I read somewhere recently that a person should avoid making any decisions about their retirement for two years after they retire. About the same time I heard on the radio that the key to a feeling of well-being in retirement was to have a sense of purpose. While I can see the possible logic behind holding off on retirement decisions, I’m also inclined to the view that two years, without some clear understanding of your retirement identity, can be an awful long time and that, in this time, any number of doubts can creep in about your ‘worth’ as a human being. So my view is that it is better to have a sense of purpose, an understanding of your retirement identity, than to let things drift. Setting goals and developing targets (the focus of this blog) doesn’t mean you can’t change them and, if you’re a drift along kind of person, then, great, good luck. This blog is for people, like me, who need to know, as far as possible, through goal-setting, what they want to happen in their retirement years. This blog can be read alongside other blogs on this site about well-being in retirement. Here are two recent possibilities but there are many others.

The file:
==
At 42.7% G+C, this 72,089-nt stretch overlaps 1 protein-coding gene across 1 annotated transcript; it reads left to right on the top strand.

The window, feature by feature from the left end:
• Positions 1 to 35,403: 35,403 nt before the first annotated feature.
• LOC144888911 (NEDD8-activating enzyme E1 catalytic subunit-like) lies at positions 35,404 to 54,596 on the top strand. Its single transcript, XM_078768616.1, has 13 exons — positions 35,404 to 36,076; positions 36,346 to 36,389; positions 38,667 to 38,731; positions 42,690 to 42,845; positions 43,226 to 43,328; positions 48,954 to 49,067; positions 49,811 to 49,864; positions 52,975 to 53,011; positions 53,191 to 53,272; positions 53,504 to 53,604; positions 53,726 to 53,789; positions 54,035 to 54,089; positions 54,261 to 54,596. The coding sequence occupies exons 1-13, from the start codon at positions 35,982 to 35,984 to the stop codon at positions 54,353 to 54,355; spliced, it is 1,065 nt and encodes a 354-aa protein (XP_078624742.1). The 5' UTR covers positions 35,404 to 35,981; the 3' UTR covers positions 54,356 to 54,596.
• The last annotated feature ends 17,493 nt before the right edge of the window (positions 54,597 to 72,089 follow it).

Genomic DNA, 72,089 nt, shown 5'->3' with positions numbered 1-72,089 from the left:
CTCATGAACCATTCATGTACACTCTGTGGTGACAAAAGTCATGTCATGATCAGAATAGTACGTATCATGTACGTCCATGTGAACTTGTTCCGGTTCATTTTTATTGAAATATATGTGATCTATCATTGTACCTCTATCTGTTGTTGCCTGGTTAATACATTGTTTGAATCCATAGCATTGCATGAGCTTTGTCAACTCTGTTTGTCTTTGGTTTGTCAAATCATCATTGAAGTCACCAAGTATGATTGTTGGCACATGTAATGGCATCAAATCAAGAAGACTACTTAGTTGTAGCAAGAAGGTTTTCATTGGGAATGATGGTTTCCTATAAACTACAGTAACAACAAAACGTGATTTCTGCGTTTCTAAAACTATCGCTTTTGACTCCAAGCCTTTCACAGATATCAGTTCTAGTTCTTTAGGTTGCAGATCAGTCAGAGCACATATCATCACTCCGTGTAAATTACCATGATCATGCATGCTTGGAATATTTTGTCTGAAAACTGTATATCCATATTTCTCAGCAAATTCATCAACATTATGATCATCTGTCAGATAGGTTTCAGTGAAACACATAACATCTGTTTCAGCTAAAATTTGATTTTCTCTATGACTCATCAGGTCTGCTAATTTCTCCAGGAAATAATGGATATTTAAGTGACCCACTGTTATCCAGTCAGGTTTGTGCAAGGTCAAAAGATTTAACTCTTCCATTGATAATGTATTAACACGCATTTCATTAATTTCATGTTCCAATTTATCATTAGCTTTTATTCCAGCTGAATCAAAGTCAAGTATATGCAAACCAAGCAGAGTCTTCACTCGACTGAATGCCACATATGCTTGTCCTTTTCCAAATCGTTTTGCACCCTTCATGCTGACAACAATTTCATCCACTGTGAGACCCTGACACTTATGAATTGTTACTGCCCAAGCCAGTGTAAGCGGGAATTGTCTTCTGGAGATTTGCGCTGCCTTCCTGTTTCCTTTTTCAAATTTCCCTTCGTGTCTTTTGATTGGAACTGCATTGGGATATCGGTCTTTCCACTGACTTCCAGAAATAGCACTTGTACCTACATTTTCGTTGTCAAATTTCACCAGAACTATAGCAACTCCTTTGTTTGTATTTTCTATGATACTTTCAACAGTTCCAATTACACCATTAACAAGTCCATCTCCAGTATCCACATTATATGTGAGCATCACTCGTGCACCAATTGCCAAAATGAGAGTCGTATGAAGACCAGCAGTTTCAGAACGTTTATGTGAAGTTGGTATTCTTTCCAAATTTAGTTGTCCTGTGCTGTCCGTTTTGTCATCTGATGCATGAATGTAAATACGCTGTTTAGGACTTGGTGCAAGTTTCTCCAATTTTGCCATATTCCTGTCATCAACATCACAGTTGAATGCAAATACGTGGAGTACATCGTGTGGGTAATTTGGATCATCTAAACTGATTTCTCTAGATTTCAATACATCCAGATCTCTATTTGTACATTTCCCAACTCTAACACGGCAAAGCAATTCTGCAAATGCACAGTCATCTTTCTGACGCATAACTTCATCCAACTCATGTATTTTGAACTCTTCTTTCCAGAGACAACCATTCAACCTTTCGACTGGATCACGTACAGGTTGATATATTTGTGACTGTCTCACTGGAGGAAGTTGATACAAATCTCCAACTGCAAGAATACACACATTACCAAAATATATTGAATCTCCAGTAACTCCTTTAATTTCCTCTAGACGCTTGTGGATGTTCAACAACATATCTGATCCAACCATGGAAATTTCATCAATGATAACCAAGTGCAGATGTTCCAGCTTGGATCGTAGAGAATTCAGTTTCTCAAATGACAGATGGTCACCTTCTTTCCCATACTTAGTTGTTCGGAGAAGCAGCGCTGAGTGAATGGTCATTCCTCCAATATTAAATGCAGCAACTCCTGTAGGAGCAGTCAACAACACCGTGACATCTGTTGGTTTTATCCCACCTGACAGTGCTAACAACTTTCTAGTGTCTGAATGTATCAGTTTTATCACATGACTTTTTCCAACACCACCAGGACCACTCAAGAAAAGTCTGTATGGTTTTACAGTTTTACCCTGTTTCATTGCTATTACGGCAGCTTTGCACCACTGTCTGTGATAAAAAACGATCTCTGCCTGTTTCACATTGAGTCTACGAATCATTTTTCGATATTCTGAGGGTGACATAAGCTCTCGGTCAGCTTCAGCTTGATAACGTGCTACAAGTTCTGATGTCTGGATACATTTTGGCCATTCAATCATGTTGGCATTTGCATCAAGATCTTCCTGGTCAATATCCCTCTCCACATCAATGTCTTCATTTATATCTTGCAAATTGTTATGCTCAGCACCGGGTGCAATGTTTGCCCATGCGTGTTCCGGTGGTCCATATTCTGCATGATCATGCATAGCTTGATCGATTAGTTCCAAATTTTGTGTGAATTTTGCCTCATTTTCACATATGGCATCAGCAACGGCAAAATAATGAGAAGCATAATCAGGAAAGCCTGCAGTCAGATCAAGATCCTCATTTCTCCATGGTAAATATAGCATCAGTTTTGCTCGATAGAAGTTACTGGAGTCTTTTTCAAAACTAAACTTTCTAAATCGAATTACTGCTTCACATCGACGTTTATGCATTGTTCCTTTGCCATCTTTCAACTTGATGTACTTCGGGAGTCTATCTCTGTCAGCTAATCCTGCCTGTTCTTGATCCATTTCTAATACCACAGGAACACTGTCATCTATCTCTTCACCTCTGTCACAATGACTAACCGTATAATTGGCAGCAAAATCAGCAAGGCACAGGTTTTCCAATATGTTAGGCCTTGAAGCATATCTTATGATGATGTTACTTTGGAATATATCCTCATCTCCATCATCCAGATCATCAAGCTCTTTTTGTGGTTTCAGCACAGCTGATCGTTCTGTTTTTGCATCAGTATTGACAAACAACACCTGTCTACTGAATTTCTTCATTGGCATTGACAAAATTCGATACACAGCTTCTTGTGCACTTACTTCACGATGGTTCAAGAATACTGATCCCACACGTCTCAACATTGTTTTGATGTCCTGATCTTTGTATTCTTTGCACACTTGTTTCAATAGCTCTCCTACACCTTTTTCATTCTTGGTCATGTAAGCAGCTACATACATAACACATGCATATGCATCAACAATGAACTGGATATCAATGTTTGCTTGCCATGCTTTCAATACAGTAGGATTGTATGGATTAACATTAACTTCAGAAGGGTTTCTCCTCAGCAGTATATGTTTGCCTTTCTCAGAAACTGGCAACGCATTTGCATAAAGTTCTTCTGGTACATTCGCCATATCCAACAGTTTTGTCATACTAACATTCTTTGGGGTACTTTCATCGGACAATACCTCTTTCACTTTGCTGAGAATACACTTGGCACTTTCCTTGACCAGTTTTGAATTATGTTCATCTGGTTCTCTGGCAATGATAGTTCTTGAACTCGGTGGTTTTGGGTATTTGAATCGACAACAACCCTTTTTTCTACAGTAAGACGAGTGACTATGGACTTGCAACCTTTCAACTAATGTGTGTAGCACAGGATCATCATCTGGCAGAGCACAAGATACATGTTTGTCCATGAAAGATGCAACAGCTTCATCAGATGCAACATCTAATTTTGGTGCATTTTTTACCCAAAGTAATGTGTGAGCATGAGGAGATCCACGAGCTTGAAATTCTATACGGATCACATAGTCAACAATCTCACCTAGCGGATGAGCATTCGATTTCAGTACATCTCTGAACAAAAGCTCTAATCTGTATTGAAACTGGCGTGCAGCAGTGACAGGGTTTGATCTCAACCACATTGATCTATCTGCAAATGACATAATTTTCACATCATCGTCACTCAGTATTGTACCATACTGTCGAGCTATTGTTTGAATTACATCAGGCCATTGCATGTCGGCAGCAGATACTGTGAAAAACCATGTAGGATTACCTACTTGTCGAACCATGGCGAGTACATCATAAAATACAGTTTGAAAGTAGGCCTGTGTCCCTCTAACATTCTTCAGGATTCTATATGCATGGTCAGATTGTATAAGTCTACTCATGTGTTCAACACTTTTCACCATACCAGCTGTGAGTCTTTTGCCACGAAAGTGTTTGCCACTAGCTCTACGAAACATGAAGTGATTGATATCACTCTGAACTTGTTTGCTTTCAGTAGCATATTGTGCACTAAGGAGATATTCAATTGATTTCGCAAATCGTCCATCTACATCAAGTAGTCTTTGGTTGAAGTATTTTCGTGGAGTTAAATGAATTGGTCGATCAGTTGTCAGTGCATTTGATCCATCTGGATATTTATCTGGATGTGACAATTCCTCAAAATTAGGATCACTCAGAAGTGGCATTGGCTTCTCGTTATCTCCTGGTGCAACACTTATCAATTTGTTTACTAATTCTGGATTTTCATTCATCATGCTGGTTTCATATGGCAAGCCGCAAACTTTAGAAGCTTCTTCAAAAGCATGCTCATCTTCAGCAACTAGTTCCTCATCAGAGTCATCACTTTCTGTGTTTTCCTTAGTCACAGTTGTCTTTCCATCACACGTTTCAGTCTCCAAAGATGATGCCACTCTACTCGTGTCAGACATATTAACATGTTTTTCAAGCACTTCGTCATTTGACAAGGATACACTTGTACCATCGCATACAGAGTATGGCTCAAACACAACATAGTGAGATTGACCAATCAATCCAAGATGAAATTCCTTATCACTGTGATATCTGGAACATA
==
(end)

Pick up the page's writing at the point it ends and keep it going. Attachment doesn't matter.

For the purpose of this blog, let me begin by being clear about what a goal is. A goal is something you want to achieve. The goal may be a broad one like a lifestyle change or a one off event like attending a particular music concert. Goal setting for retirement may be one of the most important opportunities a person has to consider their life goals. Retirement represents a rare opportunity to re-evaluate your life, to move on and do something or even be somebody different. For somebody who has had a settled career this chance to be somebody or something else is a golden opportunity, one not to be missed or squandered. This blog is unashamedly positive about this opportunity, no apologies for that.